The fifth requirement for prayer if prayer is a form of making an appeal is right attitude.


Can it be denied that humility before God is always the right attitude, including when you are praying? As well, an indication of the right attitude is your reaction when you do not receive, or you do not think you receive, the answer to prayer that you desired. Do you really believe God is good? Do you really believe God is gracious? Do you really believe God is wise? As well, do you grant that He is sovereign and that, in the end, He has every right to do what He chooses to do? Then your response whatever the answer to prayer happens to be will be reflected in your attitude. My friends, I admit to having great difficulty with this. Conforming my will to what I come to see is the will of God is very hard for me to do after I have prayed for what I have longed for. Perhaps you are that way, too.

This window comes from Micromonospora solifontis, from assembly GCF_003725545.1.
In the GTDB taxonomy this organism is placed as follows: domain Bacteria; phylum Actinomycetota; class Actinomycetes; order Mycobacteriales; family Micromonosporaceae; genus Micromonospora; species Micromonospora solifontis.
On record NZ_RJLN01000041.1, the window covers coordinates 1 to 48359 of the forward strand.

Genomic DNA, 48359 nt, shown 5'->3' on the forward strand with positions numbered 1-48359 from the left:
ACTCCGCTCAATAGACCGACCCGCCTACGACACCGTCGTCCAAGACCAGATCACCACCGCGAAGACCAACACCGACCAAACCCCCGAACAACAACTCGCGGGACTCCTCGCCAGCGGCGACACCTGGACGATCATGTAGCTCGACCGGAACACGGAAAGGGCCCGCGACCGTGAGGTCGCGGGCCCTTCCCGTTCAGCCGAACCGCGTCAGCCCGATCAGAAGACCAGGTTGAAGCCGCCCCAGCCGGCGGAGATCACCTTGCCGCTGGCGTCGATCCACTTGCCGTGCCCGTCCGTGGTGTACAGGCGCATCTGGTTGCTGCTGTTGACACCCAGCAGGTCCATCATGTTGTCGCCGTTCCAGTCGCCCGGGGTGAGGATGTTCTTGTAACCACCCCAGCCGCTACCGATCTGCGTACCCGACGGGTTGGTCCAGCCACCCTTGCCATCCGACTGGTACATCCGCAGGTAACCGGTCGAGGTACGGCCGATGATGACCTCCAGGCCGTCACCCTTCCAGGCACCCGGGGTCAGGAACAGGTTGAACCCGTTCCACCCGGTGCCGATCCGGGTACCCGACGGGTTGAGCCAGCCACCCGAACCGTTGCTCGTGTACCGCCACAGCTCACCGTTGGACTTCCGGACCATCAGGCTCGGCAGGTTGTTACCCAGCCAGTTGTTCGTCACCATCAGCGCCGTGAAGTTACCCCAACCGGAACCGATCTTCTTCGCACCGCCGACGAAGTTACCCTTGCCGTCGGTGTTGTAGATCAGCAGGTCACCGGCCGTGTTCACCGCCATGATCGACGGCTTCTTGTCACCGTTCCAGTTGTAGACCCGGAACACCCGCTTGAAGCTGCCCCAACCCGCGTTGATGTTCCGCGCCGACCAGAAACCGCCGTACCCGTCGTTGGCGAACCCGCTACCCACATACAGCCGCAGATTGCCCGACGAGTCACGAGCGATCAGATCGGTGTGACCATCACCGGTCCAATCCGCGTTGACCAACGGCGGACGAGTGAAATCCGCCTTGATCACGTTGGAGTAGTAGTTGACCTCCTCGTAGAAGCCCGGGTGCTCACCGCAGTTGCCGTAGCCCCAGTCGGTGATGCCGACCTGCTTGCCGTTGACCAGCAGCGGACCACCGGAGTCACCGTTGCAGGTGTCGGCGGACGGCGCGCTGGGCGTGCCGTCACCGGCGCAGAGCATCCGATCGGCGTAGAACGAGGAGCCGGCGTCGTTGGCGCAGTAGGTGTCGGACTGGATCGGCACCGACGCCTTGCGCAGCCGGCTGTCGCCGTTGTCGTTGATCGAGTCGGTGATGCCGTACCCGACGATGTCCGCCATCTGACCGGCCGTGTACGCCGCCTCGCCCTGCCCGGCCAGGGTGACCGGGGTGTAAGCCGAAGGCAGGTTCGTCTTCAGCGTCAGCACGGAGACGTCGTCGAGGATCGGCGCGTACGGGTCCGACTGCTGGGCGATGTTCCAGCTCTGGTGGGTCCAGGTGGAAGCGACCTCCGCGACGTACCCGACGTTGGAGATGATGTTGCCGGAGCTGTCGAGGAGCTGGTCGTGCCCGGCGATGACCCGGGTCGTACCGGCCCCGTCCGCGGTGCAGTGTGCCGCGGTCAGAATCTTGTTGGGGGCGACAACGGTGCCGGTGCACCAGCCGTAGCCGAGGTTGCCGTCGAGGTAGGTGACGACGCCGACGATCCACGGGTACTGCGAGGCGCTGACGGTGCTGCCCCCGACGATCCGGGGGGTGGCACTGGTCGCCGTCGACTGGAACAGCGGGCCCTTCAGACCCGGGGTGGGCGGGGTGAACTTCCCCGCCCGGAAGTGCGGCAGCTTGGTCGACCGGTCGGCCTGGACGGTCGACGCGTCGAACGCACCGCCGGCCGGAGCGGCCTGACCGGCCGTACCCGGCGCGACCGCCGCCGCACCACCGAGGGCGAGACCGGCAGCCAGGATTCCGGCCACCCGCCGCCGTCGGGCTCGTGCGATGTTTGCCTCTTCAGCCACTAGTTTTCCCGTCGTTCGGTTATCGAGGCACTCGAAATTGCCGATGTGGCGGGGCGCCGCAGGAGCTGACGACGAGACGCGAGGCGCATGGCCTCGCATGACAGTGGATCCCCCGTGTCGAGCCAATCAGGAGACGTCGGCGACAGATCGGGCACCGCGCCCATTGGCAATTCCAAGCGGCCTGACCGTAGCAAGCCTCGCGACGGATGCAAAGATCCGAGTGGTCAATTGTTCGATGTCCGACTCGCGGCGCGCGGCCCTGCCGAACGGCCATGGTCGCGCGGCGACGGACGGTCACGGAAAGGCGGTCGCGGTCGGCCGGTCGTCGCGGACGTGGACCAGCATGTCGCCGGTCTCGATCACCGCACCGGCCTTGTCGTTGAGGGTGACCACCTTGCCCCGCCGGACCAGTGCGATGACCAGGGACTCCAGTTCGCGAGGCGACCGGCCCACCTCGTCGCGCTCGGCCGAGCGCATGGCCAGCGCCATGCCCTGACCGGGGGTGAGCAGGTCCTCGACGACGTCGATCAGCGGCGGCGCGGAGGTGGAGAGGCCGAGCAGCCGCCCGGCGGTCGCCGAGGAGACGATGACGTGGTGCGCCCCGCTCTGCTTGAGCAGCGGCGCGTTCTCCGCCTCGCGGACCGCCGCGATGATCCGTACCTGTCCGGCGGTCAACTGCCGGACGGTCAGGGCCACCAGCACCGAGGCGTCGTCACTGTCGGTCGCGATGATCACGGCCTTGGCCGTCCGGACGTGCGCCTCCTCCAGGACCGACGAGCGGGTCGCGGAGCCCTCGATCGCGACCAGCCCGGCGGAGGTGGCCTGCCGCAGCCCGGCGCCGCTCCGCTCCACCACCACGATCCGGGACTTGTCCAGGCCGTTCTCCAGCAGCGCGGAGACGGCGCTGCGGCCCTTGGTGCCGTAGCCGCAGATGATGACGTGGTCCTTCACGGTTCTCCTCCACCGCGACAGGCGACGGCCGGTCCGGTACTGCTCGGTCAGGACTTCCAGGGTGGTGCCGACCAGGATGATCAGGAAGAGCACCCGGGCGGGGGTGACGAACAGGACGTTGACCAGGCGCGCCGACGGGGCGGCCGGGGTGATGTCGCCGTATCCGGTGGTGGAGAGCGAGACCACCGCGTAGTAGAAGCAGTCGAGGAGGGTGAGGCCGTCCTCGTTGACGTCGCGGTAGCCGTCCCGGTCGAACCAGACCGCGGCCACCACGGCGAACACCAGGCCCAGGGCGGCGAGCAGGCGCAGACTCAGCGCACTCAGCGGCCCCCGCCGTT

I think Ephesians 3.20 was written to help people like me in times like that: “Now unto him that is able to do exceeding abundantly above all that we ask or think.” We need to recognize that God always answers prayers, and that sometimes His answer is so surpassingly superior to what piddling thing we asked for that we do not yet recognize it. James 4.2 reminds us “ye have not, because ye ask not.” Thus, we will never obtain some things from God without prayer. Therefore, you have to pray. You have to ask, unless you would do without.